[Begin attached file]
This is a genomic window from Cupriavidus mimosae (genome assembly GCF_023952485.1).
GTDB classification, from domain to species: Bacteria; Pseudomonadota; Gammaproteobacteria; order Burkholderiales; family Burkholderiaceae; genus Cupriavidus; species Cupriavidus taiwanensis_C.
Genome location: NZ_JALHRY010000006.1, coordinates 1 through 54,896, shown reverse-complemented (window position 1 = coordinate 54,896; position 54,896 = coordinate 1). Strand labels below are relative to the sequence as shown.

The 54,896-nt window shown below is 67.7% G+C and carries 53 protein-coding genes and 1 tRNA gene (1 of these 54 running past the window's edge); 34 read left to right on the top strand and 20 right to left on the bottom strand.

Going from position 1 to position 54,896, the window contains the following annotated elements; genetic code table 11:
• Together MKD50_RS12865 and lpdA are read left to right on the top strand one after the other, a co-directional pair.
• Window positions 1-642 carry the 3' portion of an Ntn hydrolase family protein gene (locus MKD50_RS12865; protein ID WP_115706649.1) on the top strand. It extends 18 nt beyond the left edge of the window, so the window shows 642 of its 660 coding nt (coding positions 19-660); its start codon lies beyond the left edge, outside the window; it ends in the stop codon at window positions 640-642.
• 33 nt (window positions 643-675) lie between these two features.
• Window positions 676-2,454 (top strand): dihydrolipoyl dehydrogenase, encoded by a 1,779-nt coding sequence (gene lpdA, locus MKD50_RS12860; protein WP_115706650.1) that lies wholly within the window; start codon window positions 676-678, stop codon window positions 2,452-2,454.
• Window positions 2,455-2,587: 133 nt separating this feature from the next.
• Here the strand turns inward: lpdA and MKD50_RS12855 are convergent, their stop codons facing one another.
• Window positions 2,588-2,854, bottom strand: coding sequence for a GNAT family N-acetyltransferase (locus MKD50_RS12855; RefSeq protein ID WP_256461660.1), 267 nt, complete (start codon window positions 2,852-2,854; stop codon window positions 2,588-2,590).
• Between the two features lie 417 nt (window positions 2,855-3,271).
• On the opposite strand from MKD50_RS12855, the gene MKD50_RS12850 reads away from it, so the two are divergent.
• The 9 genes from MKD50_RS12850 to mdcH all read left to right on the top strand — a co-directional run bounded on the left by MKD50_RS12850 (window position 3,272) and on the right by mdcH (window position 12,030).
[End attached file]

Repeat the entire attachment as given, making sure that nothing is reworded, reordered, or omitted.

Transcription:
This is a genomic window from Cupriavidus mimosae (genome assembly GCF_023952485.1).
GTDB classification, from domain to species: Bacteria; Pseudomonadota; Gammaproteobacteria; order Burkholderiales; family Burkholderiaceae; genus Cupriavidus; species Cupriavidus taiwanensis_C.
Genome location: NZ_JALHRY010000006.1, coordinates 1 through 54,896, shown reverse-complemented (window position 1 = coordinate 54,896; position 54,896 = coordinate 1). Strand labels below are relative to the sequence as shown.

The 54,896-nt window shown below is 67.7% G+C and carries 53 protein-coding genes and 1 tRNA gene (1 of these 54 running past the window's edge); 34 read left to right on the top strand and 20 right to left on the bottom strand.

Going from position 1 to position 54,896, the window contains the following annotated elements; genetic code table 11:
• Together MKD50_RS12865 and lpdA are read left to right on the top strand one after the other, a co-directional pair.
• Window positions 1-642 carry the 3' portion of an Ntn hydrolase family protein gene (locus MKD50_RS12865; protein ID WP_115706649.1) on the top strand. It extends 18 nt beyond the left edge of the window, so the window shows 642 of its 660 coding nt (coding positions 19-660); its start codon lies beyond the left edge, outside the window; it ends in the stop codon at window positions 640-642.
• 33 nt (window positions 643-675) lie between these two features.
• Window positions 676-2,454 (top strand): dihydrolipoyl dehydrogenase, encoded by a 1,779-nt coding sequence (gene lpdA, locus MKD50_RS12860; protein WP_115706650.1) that lies wholly within the window; start codon window positions 676-678, stop codon window positions 2,452-2,454.
• Window positions 2,455-2,587: 133 nt separating this feature from the next.
• Here the strand turns inward: lpdA and MKD50_RS12855 are convergent, their stop codons facing one another.
• Window positions 2,588-2,854, bottom strand: coding sequence for a GNAT family N-acetyltransferase (locus MKD50_RS12855; RefSeq protein ID WP_256461660.1), 267 nt, complete (start codon window positions 2,852-2,854; stop codon window positions 2,588-2,590).
• Between the two features lie 417 nt (window positions 2,855-3,271).
• On the opposite strand from MKD50_RS12855, the gene MKD50_RS12850 reads away from it, so the two are divergent.
• The 9 genes from MKD50_RS12850 to mdcH all read left to right on the top strand — a co-directional run bounded on the left by MKD50_RS12850 (window position 3,272) and on the right by mdcH (window position 12,030).